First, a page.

A conventional trouser unit will consist of an automatic topper and one-lay legger with a steam iron attached. The first operation will be to place the trousers on the automatic topper. Presteam, then straighten the pockets and roll pleats so they will be perfectly aligned with the creases they are supposed to meet. At this time the automatic cycle can be started, which should be timed like the steam air finisher above. It is necessary to have a good pad on the topper for best results. A hard or improperly installed pad will cause many wrinkles in the garment being finished.
After the trousers are removed from the topper, they should be placed on the press buck and the front crease lined up with the pleats. If the trousers are without pleats then the front crease is straightened and placed on the press buck so the crease will stop at about the bottom of the crotch. Hold the leg down with vacuum. After removing all of the wrinkles, bring the head down, release the vacuum and start the automatic cycle. The timing should be about 3-5 seconds of head steam followed by vacuum of 10-12 seconds. When the vacuum has stopped, the head should raise and the vacuum come back on for 4-5 seconds. This last vacuum is important as it gives the final drying of the trousers. As the head is coming up there should be no vacuum from the press buck. If vacuum is on while the head is coming up it will pull the fabric up and make a long wrinkle that must be re-steamed and dried to get rid of it. If moiré is present on thin trouser legs this is because steam and vacuum are applied at the same time.
One thing that should not happen is to allow the steam to remain on long enough to touch the top part of the trousers that is not covered by the press head. This is what causes the wrinkling in the pocket and side areas of the trousers. If you can see steam coming from around the press head…this is too much steam and should be reduced. Another little trick to avoid the blank spot between the topper pleat and the legger crease is to reach over with your left hand and hold the trouser material against the head of the press.
It goes without saying that cotton, linen and ramie trousers should not be steamed on the conventional automatic topper, then the legs mashed hard with the legger. This creates a very unprofessional looking garment with wrinkles at the top. Usually a linen or ramie garment, and frequently cottons, will need a light water mist before pressing and the tops of the trousers need to be hand ironed also with a water spray. Steam alone will not properly remove wrinkles on cotton, linen or ramie garments.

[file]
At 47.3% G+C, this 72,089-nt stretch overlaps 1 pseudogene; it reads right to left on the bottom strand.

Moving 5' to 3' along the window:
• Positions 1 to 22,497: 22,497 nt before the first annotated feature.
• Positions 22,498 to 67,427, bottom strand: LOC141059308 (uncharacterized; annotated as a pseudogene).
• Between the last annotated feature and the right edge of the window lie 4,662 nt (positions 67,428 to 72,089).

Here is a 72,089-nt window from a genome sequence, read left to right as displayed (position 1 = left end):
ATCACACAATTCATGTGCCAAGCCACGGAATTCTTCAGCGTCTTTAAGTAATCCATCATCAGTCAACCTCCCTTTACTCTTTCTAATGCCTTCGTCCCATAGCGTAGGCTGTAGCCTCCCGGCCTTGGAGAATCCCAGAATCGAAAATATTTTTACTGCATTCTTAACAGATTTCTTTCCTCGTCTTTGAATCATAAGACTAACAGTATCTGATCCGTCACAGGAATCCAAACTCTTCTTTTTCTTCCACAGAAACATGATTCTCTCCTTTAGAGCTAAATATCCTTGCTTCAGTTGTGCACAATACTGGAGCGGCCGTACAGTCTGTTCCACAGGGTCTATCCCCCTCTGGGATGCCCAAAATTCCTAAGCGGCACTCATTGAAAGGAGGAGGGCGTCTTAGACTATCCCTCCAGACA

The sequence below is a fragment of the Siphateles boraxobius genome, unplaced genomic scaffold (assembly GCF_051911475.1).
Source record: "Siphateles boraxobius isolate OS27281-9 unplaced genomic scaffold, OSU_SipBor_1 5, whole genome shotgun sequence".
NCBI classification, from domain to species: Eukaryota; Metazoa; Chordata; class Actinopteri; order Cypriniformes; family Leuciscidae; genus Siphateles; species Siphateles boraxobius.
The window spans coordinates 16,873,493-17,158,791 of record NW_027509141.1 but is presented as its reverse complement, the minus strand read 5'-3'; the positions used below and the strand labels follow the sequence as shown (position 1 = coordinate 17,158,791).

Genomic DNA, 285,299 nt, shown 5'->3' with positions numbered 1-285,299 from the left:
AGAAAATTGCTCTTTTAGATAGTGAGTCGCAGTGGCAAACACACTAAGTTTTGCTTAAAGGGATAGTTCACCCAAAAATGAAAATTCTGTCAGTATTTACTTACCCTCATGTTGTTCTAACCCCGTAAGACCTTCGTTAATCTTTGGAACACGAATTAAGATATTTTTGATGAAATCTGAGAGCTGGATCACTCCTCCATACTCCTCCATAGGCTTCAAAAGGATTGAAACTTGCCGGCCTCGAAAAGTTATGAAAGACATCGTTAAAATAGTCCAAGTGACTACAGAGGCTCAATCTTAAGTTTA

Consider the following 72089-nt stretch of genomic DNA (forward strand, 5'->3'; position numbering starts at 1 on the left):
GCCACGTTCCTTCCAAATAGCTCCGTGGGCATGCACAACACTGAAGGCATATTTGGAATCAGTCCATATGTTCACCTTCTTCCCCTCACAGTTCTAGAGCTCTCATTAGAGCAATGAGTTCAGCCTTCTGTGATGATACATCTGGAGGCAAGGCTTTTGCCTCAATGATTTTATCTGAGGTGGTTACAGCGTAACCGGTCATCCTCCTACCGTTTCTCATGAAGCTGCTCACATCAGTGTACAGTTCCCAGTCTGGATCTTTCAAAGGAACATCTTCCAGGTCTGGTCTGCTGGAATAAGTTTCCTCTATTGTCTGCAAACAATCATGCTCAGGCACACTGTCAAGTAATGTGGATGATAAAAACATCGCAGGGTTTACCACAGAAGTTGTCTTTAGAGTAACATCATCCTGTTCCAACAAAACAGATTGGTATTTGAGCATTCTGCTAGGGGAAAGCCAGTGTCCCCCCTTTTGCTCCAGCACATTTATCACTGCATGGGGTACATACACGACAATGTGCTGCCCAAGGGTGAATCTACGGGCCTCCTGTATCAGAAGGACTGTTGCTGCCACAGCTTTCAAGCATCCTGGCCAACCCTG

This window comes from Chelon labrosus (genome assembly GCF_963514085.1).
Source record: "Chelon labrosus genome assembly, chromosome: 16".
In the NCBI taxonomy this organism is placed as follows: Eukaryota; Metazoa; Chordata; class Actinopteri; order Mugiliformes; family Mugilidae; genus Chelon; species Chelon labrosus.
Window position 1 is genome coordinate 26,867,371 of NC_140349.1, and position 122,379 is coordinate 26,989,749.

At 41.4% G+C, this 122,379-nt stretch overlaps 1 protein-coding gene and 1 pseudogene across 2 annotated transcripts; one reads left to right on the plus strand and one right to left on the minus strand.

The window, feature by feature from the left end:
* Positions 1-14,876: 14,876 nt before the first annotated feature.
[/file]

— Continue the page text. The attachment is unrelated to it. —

Avoid using the steam iron on a finished garment, except in extreme cases. What happens is the steam from the iron relaxes the fibers and the garment looks good…temporarily. Usually long enough to be bagged. As the fabric dries it will probably wrinkle worse than it was. If the garment is properly steamed and dried with vacuum and heat from the metal press head plate, there should be no reason to use the iron. If it is necessary to use a steam iron the vacuum should be on during steaming and left on until the fabric is completely dry. All touch ups should be made with the fabric on the press buck!
After leaving the finishing station the garment should glide smoothly down the slick rail on its journey to the inspection station. When it arrives at the well-lighted inspection station the tagging described earlier will begin to pay off. There will be no hunting for tags and time will be available for a thorough, methodical inspection of the garment. The overall appearance should be checked. It should be hanging on the hanger correctly, and evenly. The front will be examined for discolored areas, which could denote color loss, spots, stains, or general soiling.
Creases should be checked for sharpness and continuity, or stopping evenly on both sides of the garment. The underarm areas should be checked for odors. Whatever your inspection entails, it should be the same for every like garment….day after day. The three worst things to let pass are:
• spots, stains, streaks or swales
• double creases, wrinkles or lapels not rolled
• shine or seam impressions.
After inspection the garments are mated with their original invoice, the invoice is completed with all items being assembled together. Next comes the bagging and placing on the storage racks or conveyer.